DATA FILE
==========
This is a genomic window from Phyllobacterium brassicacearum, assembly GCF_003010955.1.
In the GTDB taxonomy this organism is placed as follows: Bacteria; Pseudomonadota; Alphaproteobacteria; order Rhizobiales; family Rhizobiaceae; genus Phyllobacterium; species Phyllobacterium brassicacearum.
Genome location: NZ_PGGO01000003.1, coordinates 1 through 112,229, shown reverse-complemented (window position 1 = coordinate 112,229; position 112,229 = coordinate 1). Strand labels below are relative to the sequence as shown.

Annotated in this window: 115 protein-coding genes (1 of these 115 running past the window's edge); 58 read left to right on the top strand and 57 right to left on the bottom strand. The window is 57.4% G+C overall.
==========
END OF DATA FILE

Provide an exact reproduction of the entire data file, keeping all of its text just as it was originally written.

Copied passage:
This is a genomic window from Phyllobacterium brassicacearum, assembly GCF_003010955.1.
In the GTDB taxonomy this organism is placed as follows: Bacteria; Pseudomonadota; Alphaproteobacteria; order Rhizobiales; family Rhizobiaceae; genus Phyllobacterium; species Phyllobacterium brassicacearum.
Genome location: NZ_PGGO01000003.1, coordinates 1 through 112,229, shown reverse-complemented (window position 1 = coordinate 112,229; position 112,229 = coordinate 1). Strand labels below are relative to the sequence as shown.

Annotated in this window: 115 protein-coding genes (1 of these 115 running past the window's edge); 58 read left to right on the top strand and 57 right to left on the bottom strand. The window is 57.4% G+C overall.